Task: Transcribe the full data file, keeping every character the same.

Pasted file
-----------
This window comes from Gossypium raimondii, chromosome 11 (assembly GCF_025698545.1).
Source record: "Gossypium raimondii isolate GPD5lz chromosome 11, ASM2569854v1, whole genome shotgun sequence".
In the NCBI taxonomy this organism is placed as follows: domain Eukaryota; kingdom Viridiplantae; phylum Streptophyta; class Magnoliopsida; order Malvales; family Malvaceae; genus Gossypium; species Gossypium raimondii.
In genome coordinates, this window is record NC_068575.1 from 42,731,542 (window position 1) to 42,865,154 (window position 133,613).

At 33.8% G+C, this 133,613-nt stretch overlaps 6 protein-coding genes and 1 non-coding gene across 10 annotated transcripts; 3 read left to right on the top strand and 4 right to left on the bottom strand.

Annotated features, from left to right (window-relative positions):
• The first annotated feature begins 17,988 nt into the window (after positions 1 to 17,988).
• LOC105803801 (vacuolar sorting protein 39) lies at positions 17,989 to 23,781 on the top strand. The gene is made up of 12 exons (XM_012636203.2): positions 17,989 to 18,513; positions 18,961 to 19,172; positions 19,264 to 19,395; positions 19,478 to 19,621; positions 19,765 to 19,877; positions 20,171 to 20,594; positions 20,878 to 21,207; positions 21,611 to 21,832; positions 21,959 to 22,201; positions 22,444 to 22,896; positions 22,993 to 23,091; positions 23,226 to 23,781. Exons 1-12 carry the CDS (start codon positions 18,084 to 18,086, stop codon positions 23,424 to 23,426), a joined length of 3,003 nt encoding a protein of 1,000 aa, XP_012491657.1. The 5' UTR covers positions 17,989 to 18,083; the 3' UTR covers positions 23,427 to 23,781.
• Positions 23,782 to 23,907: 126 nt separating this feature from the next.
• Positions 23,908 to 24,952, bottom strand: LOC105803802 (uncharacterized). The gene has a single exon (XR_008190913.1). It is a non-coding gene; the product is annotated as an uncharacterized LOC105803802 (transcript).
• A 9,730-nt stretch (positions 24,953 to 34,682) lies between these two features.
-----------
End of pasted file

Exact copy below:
This window comes from Gossypium raimondii, chromosome 11 (assembly GCF_025698545.1).
Source record: "Gossypium raimondii isolate GPD5lz chromosome 11, ASM2569854v1, whole genome shotgun sequence".
In the NCBI taxonomy this organism is placed as follows: domain Eukaryota; kingdom Viridiplantae; phylum Streptophyta; class Magnoliopsida; order Malvales; family Malvaceae; genus Gossypium; species Gossypium raimondii.
In genome coordinates, this window is record NC_068575.1 from 42,731,542 (window position 1) to 42,865,154 (window position 133,613).

At 33.8% G+C, this 133,613-nt stretch overlaps 6 protein-coding genes and 1 non-coding gene across 10 annotated transcripts; 3 read left to right on the top strand and 4 right to left on the bottom strand.

Annotated features, from left to right (window-relative positions):
• The first annotated feature begins 17,988 nt into the window (after positions 1 to 17,988).
• LOC105803801 (vacuolar sorting protein 39) lies at positions 17,989 to 23,781 on the top strand. The gene is made up of 12 exons (XM_012636203.2): positions 17,989 to 18,513; positions 18,961 to 19,172; positions 19,264 to 19,395; positions 19,478 to 19,621; positions 19,765 to 19,877; positions 20,171 to 20,594; positions 20,878 to 21,207; positions 21,611 to 21,832; positions 21,959 to 22,201; positions 22,444 to 22,896; positions 22,993 to 23,091; positions 23,226 to 23,781. Exons 1-12 carry the CDS (start codon positions 18,084 to 18,086, stop codon positions 23,424 to 23,426), a joined length of 3,003 nt encoding a protein of 1,000 aa, XP_012491657.1. The 5' UTR covers positions 17,989 to 18,083; the 3' UTR covers positions 23,427 to 23,781.
• Positions 23,782 to 23,907: 126 nt separating this feature from the next.
• Positions 23,908 to 24,952, bottom strand: LOC105803802 (uncharacterized). The gene has a single exon (XR_008190913.1). It is a non-coding gene; the product is annotated as an uncharacterized LOC105803802 (transcript).
• A 9,730-nt stretch (positions 24,953 to 34,682) lies between these two features.